Tuesday, 17 January 2012
Journalists take shelter, Wikipedia is offline
Stop all the clocks, cut off the telephone. The Golden Latrine has taken to his Anderson shelter and advises you all to do the same, for today the apocalypse has hit. Yes, that's right, Wikipedia is down for the day.
This seemingly minor inconvenience will hit the journalistic profession with the force of a meteor strike. Forget all the other issues bedevilling the profession - the Murdochs, phone-hacking, the loss of advertising revenues, dishonest journalists - this is, as political types like to say, a game changer.
Newsrooms across the globe will come to a standstill. Puzzled journalists are, right now, sitting and scratch their heads, starring bereftly at their half-eaten sandwiches, wondering where the hell they are going to find out the GDP of Gambia, that actress's credits or an explanation of a basic scientific concept. It's almost as if they're going to have to start doing genuine research.
But there is a serious point behind Wikipedia's temporary snooze. Their 24-hour blackout has been decided upon by their community to protest against the Stop Online Piracy Act (SOPA) in the U.S. House of Representatives, and the Protect Intellectual Property Act (PIPA) in the U.S. Senate. Anyone trying to log on will be confronted with this:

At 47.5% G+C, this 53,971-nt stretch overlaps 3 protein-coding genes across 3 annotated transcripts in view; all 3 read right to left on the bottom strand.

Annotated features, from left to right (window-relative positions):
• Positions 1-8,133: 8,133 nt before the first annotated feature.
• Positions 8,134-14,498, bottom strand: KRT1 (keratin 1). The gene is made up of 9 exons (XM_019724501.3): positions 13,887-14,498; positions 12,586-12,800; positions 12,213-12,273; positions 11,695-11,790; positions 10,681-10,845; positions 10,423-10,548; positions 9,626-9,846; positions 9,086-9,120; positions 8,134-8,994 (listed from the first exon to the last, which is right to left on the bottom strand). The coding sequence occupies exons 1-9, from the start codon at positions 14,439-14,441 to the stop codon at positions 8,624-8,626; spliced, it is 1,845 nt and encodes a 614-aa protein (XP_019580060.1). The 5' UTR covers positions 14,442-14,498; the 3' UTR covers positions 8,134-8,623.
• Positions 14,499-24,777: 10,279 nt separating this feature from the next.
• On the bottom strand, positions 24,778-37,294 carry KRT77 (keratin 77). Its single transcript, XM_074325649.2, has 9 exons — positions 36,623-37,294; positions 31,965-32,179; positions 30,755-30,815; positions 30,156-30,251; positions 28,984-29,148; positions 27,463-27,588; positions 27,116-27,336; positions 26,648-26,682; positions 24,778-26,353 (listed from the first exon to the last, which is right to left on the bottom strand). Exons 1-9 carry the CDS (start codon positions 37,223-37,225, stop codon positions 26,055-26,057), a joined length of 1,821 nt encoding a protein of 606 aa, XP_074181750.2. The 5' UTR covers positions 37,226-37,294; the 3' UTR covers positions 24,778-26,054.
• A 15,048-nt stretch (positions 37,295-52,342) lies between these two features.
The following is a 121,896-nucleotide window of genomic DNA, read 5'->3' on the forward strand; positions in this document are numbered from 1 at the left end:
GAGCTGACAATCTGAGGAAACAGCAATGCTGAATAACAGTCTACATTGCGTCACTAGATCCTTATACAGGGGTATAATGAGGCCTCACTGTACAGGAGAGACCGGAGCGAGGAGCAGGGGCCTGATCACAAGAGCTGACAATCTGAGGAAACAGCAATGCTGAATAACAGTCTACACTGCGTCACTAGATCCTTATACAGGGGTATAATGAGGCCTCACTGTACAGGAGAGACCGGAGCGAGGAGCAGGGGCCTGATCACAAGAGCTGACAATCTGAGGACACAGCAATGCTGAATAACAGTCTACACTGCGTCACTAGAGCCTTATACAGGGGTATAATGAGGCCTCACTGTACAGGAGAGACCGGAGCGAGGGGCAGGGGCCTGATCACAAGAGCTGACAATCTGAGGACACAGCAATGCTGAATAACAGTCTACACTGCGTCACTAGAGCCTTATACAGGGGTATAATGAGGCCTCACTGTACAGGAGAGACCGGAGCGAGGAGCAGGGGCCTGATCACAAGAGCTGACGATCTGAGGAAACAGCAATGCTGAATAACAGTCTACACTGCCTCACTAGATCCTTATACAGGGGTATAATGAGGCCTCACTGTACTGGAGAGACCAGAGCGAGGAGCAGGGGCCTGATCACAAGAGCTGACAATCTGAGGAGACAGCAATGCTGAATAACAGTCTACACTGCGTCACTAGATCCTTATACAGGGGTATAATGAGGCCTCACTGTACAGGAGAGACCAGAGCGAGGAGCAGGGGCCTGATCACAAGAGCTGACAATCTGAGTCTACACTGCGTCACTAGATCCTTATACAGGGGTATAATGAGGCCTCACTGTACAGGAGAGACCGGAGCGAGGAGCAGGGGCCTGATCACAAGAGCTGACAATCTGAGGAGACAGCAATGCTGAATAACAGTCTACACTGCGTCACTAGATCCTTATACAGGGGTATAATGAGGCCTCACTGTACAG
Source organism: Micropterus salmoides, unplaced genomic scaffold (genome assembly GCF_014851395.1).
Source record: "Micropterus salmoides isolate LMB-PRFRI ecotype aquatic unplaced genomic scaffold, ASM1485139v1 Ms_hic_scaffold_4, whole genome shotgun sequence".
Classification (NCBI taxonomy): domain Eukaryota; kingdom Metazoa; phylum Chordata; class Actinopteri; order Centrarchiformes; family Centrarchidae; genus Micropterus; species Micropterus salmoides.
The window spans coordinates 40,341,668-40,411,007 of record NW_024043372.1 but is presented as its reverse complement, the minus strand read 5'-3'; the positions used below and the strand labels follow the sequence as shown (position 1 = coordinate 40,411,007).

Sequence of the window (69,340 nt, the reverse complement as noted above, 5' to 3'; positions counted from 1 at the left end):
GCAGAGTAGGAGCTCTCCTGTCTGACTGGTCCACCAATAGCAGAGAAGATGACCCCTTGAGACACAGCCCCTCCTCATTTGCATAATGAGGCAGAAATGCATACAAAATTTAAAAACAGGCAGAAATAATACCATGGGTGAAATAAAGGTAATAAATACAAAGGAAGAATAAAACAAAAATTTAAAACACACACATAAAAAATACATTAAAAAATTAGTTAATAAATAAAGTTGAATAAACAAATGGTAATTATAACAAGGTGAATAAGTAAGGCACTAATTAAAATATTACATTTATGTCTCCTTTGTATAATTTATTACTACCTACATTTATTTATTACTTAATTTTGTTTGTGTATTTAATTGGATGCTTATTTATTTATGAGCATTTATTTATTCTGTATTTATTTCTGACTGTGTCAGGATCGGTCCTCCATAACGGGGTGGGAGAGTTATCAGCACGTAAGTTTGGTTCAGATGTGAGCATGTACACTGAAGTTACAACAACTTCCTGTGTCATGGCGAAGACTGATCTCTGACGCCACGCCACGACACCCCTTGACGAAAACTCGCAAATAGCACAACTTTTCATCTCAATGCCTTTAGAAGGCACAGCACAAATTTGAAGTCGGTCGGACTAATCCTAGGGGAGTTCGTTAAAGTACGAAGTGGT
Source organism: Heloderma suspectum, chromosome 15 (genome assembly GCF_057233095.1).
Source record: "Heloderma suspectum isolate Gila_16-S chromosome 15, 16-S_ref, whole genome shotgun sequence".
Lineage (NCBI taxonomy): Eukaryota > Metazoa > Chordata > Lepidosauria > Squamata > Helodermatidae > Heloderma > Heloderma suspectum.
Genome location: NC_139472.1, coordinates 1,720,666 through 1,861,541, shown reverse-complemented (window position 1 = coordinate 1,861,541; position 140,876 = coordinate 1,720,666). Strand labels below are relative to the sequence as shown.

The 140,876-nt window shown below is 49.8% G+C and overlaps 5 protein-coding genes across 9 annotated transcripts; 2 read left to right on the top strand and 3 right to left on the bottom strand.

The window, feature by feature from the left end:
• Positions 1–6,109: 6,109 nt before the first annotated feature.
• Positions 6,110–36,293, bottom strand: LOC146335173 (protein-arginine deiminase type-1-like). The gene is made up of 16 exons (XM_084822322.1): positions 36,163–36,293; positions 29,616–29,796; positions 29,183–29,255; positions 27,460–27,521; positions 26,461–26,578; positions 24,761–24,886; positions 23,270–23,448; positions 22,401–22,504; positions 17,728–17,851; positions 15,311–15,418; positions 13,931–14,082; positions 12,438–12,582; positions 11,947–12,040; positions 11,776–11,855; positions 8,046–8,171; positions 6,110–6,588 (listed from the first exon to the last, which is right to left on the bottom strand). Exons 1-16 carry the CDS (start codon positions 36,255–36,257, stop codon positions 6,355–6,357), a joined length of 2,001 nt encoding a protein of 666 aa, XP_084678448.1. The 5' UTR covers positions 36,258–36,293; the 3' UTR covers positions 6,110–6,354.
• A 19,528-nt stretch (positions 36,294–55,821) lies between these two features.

There is a reasonably clear explanation of the two bills here on the BBC website. Essentially they are entertainment industry-backed bills designed to crack down on music and film piracy and illegal downloading. And the punishments they are looking to impose are suitable draconian: anyone found guilty of streaming copyrighted content without permission 10 or more times within six months may face up to five years in jail.
The recent case of Sheffield-based Richard O'Dwyer, the 23-year-old student threatened with extradition to the U.S. for running TV Shack, a site linking to pirated TV shows, proves that simply not being a U.S. citizen isn't going to save you. Those free South Park episodes may soon be a thing of the past.
The two bills also ban advertisers/search engines from linking to file-sharing sites, effectively rendering them invisible. So why are Wikipedia (and other internet giants like Google, Yahoo! and Facebook) so strongly against these bills? Well, you can read Wikipedia's full statement here, but it boils down to the fact that the wording of the bills is so open-ended that if passed it would be, in their words, "devastating to the free and open web". The battle for the internet has well and truly begun.
Is Wikipedia accurate?
When Wikipedia announced the blackout, there was a lot of snarky online comments along the lines of "Quick, we'd better stockpile inaccurate information". Amusing, yes, but research has continually shown that the myth of Wikipedia's inaccuracy is just that, a myth. A 2010 study showed that cancer information on Wikipedia was just as accurate (if less well-written) than on the National Cancer Institute’s peer-reviwed Physician Data Query.
EDIT: For anyone still puzzled, I've just found this nice little animation on the Guardian website which clearly explains SOPA.